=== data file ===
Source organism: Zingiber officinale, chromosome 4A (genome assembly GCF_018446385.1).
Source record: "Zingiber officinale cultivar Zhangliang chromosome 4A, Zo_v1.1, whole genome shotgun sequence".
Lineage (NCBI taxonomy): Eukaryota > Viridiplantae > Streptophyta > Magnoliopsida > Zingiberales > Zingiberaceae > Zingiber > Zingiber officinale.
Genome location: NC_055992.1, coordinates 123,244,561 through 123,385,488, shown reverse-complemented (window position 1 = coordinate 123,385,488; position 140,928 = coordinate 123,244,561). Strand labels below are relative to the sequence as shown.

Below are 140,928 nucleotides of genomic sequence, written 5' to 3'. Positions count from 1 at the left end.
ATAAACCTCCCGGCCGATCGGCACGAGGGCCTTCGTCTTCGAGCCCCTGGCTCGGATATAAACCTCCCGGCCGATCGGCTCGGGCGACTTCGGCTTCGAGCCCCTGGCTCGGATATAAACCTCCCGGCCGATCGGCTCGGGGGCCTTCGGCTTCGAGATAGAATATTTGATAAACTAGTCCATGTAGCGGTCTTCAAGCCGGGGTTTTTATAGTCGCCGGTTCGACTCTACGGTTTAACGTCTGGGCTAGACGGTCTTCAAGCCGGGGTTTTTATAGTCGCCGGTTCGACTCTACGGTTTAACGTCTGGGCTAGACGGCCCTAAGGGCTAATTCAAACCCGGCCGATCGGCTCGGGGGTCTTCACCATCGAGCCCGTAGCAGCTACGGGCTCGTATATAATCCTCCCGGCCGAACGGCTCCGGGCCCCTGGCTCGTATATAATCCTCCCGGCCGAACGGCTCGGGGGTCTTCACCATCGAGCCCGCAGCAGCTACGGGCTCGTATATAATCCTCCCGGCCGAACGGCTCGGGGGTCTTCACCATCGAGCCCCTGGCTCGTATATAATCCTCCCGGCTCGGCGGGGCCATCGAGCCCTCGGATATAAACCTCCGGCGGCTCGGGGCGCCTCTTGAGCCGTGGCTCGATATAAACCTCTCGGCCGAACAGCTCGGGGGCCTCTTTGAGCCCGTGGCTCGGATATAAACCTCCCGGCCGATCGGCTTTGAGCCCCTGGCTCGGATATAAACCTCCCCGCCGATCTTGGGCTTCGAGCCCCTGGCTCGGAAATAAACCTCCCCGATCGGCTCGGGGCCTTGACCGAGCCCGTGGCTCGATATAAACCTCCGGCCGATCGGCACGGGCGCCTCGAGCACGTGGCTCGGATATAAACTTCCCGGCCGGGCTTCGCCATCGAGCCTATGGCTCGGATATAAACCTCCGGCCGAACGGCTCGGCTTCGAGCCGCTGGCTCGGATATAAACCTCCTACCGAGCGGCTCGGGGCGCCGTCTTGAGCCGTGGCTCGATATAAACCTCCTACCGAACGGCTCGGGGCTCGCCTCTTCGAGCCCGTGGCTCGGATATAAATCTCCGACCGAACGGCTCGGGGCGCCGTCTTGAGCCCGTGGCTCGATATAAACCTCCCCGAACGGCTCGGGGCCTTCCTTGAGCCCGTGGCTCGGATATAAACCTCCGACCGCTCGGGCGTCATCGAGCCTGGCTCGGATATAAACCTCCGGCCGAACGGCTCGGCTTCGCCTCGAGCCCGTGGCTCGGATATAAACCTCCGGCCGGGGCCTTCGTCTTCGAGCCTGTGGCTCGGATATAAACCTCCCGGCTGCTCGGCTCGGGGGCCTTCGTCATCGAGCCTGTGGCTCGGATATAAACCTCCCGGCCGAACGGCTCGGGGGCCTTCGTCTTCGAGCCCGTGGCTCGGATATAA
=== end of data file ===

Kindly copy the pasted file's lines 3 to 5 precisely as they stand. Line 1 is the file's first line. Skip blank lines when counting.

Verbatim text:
Lineage (NCBI taxonomy): Eukaryota > Viridiplantae > Streptophyta > Magnoliopsida > Zingiberales > Zingiberaceae > Zingiber > Zingiber officinale.
Genome location: NC_055992.1, coordinates 123,244,561 through 123,385,488, shown reverse-complemented (window position 1 = coordinate 123,385,488; position 140,928 = coordinate 123,244,561). Strand labels below are relative to the sequence as shown.

Below are 140,928 nucleotides of genomic sequence, written 5' to 3'. Positions count from 1 at the left end.